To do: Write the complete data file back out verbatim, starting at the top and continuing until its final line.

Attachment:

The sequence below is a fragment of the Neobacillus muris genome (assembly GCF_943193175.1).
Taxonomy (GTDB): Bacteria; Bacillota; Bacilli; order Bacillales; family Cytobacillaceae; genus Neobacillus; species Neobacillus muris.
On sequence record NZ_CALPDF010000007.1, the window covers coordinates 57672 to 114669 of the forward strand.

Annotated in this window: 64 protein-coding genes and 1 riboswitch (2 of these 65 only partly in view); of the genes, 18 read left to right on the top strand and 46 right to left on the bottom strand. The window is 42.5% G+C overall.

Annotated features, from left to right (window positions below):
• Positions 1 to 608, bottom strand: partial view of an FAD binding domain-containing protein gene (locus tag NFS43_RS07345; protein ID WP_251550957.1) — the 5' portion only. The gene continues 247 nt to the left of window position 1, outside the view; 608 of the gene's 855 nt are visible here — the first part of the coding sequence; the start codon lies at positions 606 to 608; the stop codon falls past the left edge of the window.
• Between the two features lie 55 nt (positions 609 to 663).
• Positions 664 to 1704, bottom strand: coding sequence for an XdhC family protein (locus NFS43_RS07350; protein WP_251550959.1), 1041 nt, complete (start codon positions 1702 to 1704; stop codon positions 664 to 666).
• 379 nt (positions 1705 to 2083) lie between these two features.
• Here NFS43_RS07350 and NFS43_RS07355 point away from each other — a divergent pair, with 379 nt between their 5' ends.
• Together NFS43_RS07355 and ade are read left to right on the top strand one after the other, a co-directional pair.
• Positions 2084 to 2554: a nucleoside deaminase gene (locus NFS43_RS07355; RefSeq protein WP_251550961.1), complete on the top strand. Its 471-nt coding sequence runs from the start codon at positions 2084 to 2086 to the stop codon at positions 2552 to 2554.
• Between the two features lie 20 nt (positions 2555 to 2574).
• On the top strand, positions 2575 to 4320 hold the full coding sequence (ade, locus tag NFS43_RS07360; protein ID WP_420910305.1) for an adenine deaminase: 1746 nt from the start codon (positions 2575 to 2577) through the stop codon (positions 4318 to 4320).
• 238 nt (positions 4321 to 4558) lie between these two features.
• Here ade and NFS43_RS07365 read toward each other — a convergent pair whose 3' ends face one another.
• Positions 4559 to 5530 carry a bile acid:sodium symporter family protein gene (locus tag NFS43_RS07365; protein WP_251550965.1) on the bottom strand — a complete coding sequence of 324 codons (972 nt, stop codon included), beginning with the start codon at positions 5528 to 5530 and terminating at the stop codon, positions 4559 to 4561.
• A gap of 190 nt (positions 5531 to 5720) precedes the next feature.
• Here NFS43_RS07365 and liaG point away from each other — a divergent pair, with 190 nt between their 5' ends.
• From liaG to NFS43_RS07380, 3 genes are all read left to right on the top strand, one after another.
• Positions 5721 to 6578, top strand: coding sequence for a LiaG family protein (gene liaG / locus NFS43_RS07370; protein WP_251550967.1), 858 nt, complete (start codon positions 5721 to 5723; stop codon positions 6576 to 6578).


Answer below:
The sequence below is a fragment of the Neobacillus muris genome (assembly GCF_943193175.1).
Taxonomy (GTDB): Bacteria; Bacillota; Bacilli; order Bacillales; family Cytobacillaceae; genus Neobacillus; species Neobacillus muris.
On sequence record NZ_CALPDF010000007.1, the window covers coordinates 57672 to 114669 of the forward strand.

Annotated in this window: 64 protein-coding genes and 1 riboswitch (2 of these 65 only partly in view); of the genes, 18 read left to right on the top strand and 46 right to left on the bottom strand. The window is 42.5% G+C overall.

Annotated features, from left to right (window positions below):
• Positions 1 to 608, bottom strand: partial view of an FAD binding domain-containing protein gene (locus tag NFS43_RS07345; protein ID WP_251550957.1) — the 5' portion only. The gene continues 247 nt to the left of window position 1, outside the view; 608 of the gene's 855 nt are visible here — the first part of the coding sequence; the start codon lies at positions 606 to 608; the stop codon falls past the left edge of the window.
• Between the two features lie 55 nt (positions 609 to 663).
• Positions 664 to 1704, bottom strand: coding sequence for an XdhC family protein (locus NFS43_RS07350; protein WP_251550959.1), 1041 nt, complete (start codon positions 1702 to 1704; stop codon positions 664 to 666).
• 379 nt (positions 1705 to 2083) lie between these two features.
• Here NFS43_RS07350 and NFS43_RS07355 point away from each other — a divergent pair, with 379 nt between their 5' ends.
• Together NFS43_RS07355 and ade are read left to right on the top strand one after the other, a co-directional pair.
• Positions 2084 to 2554: a nucleoside deaminase gene (locus NFS43_RS07355; RefSeq protein WP_251550961.1), complete on the top strand. Its 471-nt coding sequence runs from the start codon at positions 2084 to 2086 to the stop codon at positions 2552 to 2554.
• Between the two features lie 20 nt (positions 2555 to 2574).
• On the top strand, positions 2575 to 4320 hold the full coding sequence (ade, locus tag NFS43_RS07360; protein ID WP_420910305.1) for an adenine deaminase: 1746 nt from the start codon (positions 2575 to 2577) through the stop codon (positions 4318 to 4320).
• 238 nt (positions 4321 to 4558) lie between these two features.
• Here ade and NFS43_RS07365 read toward each other — a convergent pair whose 3' ends face one another.
• Positions 4559 to 5530 carry a bile acid:sodium symporter family protein gene (locus tag NFS43_RS07365; protein WP_251550965.1) on the bottom strand — a complete coding sequence of 324 codons (972 nt, stop codon included), beginning with the start codon at positions 5528 to 5530 and terminating at the stop codon, positions 4559 to 4561.
• A gap of 190 nt (positions 5531 to 5720) precedes the next feature.
• Here NFS43_RS07365 and liaG point away from each other — a divergent pair, with 190 nt between their 5' ends.
• From liaG to NFS43_RS07380, 3 genes are all read left to right on the top strand, one after another.
• Positions 5721 to 6578, top strand: coding sequence for a LiaG family protein (gene liaG / locus NFS43_RS07370; protein WP_251550967.1), 858 nt, complete (start codon positions 5721 to 5723; stop codon positions 6576 to 6578).